On December 10, every year, we are reminded of our responsibilities. We commemorate the importance of securing sacrosanct rights and recognize necessary future actions. Human Rights Day serves as an illuminating manifestation of past progress but also modern injustice. There are countless human rights that we deserve. Although many exist, they are certainly not all respected. As established by the UN, the theme recognized this year is equality and inclusion. With a society as diverse as ever, this foundational right could not fit any better. Cognisance of the past, the present, and future is essential on Humans Rights Day.
A Year of Challenge: In America, the pandemic shed light on a growing culture of animosity. With the growing myth of China creating COVID-19 and the place of blame on Chinese people, tensions got out of hand. Racially-motivated violence and discrimination in public facilities characterized America. Store signs shouted out slurs, permeating atrocious messages. The virus uprooted the nation’s underlying inequality. At the same time, race wasn’t the only factor in important decisions. Sexual orientation, gender, religion, and identity also played a monumental role in the workplace. Although basing decisions on such factors is thought to be a theme of the past, it still prevails today. Employment inequality and educational disparities have bled into the statistics. African Americans and minority groups chiefly remain the most impoverished. These flaws are engraved into our society — today, we must think about how to erase these flaws. Conditions, however, fare far worse in other countries. In Afghanistan, with the rise of the Taliban, women are grossly mistreated. By restricting women from the basic facets of life, the Taliban erode all hopes of equality. It’s an absurd step backward. Meanwhile, South Africa remains the most unequal country in terms of wealth. Such asymmetry has left millions in starvation and poverty — yet policies still neglect the poor. The targeted conflict that erupted in Myanmar had a similar effect. While Rohingya Muslims experience the genocide of their people, they suffer immense disadvantages. Recognizing such atrocities is the essential step to solving them.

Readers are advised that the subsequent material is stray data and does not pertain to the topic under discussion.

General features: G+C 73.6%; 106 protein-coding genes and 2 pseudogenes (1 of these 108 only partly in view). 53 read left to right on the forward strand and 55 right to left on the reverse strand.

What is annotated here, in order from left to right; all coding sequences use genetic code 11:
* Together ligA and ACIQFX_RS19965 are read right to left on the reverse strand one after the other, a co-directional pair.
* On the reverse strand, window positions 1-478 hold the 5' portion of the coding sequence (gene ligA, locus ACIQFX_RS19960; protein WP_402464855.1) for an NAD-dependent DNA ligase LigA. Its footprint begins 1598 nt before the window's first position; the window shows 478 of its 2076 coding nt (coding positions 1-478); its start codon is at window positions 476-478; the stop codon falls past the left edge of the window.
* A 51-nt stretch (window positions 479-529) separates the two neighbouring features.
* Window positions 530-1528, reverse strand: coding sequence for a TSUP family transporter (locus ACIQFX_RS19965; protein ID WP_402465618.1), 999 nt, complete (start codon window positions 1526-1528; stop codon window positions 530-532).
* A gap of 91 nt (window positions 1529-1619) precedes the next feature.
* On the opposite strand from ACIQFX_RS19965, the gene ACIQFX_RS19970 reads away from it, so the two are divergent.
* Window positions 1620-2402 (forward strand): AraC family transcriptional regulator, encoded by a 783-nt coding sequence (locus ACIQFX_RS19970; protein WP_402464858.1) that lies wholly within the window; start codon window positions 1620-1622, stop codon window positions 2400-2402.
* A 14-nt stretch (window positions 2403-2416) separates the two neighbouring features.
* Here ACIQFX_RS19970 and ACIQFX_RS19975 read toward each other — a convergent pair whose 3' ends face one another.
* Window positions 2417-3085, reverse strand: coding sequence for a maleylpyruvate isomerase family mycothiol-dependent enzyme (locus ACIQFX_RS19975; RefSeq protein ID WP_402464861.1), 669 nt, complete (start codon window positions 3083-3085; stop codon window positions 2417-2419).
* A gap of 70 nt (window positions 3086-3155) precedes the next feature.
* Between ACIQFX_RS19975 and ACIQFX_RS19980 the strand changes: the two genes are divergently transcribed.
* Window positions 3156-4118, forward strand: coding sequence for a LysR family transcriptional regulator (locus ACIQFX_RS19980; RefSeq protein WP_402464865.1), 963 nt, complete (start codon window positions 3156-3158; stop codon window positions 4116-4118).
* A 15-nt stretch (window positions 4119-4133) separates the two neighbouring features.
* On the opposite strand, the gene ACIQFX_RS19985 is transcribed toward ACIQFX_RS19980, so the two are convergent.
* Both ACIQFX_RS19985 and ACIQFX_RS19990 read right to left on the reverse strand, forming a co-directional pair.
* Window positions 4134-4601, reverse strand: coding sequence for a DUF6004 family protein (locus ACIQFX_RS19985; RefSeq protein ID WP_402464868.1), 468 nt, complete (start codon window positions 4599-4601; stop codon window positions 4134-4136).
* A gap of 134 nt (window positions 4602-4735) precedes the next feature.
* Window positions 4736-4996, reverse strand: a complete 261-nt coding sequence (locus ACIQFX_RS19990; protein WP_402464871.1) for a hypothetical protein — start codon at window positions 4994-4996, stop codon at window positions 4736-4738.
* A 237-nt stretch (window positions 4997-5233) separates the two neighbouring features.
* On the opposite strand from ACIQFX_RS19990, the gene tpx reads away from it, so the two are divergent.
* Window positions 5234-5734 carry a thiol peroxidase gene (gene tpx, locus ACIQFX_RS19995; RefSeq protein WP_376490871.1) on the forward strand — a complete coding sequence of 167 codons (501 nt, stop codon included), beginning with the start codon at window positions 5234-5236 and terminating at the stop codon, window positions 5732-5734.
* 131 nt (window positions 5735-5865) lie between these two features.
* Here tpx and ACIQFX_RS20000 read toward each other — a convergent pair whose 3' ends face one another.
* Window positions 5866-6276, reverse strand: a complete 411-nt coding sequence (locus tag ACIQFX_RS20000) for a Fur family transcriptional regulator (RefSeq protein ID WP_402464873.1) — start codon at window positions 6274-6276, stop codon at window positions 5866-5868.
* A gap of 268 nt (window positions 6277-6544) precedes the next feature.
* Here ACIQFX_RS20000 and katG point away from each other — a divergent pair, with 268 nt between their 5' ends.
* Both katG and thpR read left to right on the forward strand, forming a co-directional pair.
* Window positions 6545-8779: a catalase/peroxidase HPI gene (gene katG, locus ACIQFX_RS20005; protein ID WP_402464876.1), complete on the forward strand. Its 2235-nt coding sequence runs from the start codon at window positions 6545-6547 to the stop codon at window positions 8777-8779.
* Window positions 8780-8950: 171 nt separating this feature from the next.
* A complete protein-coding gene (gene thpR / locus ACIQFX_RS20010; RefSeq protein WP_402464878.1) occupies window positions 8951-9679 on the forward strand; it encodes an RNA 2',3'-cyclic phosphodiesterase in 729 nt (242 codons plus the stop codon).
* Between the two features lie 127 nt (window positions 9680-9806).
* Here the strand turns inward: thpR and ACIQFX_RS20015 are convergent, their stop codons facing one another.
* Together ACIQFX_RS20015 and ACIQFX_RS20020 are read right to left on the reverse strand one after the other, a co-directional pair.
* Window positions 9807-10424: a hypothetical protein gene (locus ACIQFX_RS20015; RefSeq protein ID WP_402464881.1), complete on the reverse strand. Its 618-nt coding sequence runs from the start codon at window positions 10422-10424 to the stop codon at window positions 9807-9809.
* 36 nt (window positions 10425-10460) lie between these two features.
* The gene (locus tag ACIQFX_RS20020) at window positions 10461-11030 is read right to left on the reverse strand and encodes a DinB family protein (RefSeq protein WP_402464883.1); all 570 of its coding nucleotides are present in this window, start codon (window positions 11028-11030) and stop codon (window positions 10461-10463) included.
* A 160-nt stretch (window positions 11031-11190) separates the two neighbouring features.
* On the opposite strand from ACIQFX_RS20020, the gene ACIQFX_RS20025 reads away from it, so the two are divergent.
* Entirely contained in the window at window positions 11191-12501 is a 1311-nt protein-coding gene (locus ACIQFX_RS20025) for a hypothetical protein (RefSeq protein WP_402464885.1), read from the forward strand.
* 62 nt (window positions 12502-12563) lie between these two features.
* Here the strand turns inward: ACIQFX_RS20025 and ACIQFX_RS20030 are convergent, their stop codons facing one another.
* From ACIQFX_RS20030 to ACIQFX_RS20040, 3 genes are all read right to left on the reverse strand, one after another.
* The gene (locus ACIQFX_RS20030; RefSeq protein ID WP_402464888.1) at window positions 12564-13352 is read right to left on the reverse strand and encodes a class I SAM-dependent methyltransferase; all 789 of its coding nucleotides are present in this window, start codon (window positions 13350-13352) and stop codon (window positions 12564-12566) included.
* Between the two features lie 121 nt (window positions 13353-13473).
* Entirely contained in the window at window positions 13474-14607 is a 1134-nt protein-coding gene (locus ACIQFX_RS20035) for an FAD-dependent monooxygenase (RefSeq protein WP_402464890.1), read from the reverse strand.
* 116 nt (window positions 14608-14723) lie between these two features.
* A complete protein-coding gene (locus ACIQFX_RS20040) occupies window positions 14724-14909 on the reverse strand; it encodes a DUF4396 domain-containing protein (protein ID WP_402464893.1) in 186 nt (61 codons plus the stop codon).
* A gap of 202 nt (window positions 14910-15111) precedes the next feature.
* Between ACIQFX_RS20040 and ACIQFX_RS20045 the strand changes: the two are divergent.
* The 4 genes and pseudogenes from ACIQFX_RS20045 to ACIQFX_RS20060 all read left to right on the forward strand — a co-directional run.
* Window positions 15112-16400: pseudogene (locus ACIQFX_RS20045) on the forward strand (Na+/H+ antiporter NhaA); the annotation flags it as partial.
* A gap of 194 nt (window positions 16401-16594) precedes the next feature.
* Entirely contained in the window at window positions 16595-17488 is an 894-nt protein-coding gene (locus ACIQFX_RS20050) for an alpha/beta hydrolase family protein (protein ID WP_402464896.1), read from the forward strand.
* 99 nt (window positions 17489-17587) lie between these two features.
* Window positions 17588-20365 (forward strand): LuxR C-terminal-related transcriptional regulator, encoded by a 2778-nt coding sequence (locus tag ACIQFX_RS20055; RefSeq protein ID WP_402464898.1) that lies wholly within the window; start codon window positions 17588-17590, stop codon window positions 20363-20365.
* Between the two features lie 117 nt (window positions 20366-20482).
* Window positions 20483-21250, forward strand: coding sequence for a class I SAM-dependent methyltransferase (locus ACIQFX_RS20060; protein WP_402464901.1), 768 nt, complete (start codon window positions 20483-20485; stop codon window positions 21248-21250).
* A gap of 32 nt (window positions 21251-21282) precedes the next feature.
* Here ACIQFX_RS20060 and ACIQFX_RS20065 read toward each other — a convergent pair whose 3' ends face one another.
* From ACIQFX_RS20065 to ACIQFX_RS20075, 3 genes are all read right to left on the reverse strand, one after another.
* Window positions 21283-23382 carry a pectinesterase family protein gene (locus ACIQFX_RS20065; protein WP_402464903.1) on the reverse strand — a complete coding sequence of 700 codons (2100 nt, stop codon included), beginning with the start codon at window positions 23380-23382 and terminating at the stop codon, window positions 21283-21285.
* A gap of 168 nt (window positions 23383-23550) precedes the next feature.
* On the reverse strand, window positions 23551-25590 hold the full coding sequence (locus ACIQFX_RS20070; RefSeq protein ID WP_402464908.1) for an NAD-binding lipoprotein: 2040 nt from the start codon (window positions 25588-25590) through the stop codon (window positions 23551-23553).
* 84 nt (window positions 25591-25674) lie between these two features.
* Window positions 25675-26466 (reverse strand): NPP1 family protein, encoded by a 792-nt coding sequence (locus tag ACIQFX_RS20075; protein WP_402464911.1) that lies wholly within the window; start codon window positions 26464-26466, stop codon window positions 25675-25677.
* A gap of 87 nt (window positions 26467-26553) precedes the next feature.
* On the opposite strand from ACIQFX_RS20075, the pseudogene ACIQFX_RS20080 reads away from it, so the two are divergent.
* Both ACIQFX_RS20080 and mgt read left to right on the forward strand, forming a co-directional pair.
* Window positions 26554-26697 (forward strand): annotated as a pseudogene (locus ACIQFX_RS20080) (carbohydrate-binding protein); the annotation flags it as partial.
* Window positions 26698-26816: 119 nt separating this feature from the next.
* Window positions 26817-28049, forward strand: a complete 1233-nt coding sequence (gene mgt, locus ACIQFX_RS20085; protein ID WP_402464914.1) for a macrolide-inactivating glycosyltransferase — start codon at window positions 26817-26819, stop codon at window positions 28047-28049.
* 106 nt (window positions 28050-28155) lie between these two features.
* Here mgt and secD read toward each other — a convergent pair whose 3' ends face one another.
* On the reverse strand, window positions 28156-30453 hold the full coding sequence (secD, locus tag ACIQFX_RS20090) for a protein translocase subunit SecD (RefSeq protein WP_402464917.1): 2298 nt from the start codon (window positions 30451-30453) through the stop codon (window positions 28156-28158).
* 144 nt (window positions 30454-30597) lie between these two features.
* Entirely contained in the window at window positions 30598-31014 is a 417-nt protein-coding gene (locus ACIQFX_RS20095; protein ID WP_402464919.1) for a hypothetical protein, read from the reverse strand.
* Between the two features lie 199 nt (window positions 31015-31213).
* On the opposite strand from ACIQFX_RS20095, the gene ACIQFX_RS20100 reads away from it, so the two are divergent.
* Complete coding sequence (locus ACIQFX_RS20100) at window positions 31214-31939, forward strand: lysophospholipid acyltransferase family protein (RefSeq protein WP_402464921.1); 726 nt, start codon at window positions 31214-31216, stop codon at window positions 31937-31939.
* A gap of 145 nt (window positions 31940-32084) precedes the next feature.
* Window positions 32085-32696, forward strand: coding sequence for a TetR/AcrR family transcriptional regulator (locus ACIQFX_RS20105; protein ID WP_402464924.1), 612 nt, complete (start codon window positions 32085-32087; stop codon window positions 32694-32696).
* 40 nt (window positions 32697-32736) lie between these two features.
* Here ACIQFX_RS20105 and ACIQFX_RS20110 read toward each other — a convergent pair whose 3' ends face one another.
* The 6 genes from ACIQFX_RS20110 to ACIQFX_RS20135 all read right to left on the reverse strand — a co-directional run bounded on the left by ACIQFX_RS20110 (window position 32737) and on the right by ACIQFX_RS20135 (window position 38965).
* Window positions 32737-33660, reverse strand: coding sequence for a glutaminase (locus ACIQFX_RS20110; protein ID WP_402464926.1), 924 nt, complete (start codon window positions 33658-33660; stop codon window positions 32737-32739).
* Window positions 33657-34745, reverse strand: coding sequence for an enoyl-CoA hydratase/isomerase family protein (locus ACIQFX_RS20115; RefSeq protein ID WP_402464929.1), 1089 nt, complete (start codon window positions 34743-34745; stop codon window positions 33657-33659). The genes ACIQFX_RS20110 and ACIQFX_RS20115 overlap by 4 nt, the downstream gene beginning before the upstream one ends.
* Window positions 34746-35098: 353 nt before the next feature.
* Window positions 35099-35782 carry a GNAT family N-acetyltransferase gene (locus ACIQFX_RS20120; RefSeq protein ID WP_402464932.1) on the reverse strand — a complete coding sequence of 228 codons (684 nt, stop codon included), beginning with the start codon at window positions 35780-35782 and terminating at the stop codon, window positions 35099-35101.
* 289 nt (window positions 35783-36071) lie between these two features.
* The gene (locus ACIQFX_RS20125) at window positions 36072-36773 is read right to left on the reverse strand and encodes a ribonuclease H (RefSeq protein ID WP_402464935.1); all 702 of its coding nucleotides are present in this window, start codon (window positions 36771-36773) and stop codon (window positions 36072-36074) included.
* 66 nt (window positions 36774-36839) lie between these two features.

A Year of Success: Nevertheless, the United States has seen some effective policies. The distribution of the COVID-19 vaccine was rightful in its priorities while also being accessible, monetarily and regionally, to everyone. Despite common thought, orchestrating vaccine policies to be effective and rightful is a daunting task. Along with the brutal acts of violence, some by the nation’s foundational body, came the creation of the BLM movement. Its work to achieve equitability and just treatment has been particularly commendable. With tremendous acknowledgment all over the nation, the next step is action. Finally, some economic policies have helped mitigate inequality. The onslaught of stimulus checks given to those in dire need precipitated less poverty and better living conditions. Success was evident, but we must ask ourselves: Did its effects outweigh the challenges?
A Hazy Future: We live in an age of polarization. Where one decision may seem logical, another party will disagree. Division has become so rampant to the point where consensus is near impossible. Sometimes, parties disagree just for the sake of dissension — with no reason. This framework is terrible for a nation trying to further equality and secure human rights. No-brainer legislation, removing discrimination, mustn’t be rejected for the objective of politics. But the first step is creating such laws that will genuinely enforce fairness. We need organizations to advocate and educate. Society must be willing to adapt to a bright, inclusive future.
Your Responsibility: Preserving human rights is a pressing issue. If we neglect the cause, we partake in exacerbating it. While acknowledging is one part, actively participating is more valuable. Join and donate to organizations such as the UN charter and Amnesty International. The lack of public support has blunted the advancement of equality. Equality has widely progressed backward, sometimes reaching the fever pitch of genocide. With the year coming to an end, Human Rights Day is our reminder to propel forward progression and opportunity to on past injustice.